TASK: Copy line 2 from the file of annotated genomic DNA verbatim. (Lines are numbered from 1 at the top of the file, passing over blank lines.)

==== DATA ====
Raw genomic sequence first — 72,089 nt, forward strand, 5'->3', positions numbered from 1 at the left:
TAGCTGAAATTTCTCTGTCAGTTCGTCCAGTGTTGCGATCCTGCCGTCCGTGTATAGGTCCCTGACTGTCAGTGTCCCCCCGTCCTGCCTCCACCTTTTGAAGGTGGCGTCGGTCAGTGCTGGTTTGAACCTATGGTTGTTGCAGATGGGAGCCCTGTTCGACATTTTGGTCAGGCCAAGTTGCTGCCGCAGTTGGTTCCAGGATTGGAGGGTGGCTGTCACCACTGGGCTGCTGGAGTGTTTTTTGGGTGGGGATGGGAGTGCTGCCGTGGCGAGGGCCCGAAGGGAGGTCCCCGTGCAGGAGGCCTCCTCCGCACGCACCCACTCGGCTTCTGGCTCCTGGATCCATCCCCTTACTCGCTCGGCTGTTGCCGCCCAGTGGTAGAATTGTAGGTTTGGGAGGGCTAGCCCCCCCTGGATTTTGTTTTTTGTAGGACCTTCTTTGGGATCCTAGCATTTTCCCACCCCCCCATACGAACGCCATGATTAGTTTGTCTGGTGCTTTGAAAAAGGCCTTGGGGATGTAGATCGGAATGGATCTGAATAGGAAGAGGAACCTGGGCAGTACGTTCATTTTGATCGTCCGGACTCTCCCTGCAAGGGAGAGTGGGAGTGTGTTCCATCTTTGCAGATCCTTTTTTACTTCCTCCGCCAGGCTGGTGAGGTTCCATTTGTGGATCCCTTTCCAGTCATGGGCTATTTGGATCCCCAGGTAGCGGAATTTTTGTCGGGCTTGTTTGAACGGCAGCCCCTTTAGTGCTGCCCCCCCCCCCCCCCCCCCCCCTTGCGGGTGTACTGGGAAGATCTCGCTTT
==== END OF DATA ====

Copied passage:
TAGCTGAAATTTCTCTGTCAGTTCGTCCAGTGTTGCGATCCTGCCGTCCGTGTATAGGTCCCTGACTGTCAGTGTCCCCCCGTCCTGCCTCCACCTTTTGAAGGTGGCGTCGGTCAGTGCTGGTTTGAACCTATGGTTGTTGCAGATGGGAGCCCTGTTCGACATTTTGGTCAGGCCAAGTTGCTGCCGCAGTTGGTTCCAGGATTGGAGGGTGGCTGTCACCACTGGGCTGCTGGAGTGTTTTTTGGGTGGGGATGGGAGTGCTGCCGTGGCGAGGGCCCGAAGGGAGGTCCCCGTGCAGGAGGCCTCCTCCGCACGCACCCACTCGGCTTCTGGCTCCTGGATCCATCCCCTTACTCGCTCGGCTGTTGCCGCCCAGTGGTAGAATTGTAGGTTTGGGAGGGCTAGCCCCCCCTGGATTTTGTTTTTTGTAGGACCTTCTTTGGGATCCTAGCATTTTCCCACCCCCCCATACGAACGCCATGATTAGTTTGTCTGGTGCTTTGAAAAAGGCCTTGGGGATGTAGATCGGAATGGATCTGAATAGGAAGAGGAACCTGGGCAGTACGTTCATTTTGATCGTCCGGACTCTCCCTGCAAGGGAGAGTGGGAGTGTGTTCCATCTTTGCAGATCCTTTTTTACTTCCTCCGCCAGGCTGGTGAGGTTCCATTTGTGGATCCCTTTCCAGTCATGGGCTATTTGGATCCCCAGGTAGCGGAATTTTTGTCGGGCTTGTTTGAACGGCAGCCCCTTTAGTGCTGCCCCCCCCCCCCCCCCCCCCCCTTGCGGGTGTACTGGGAAGATCTCGCTTT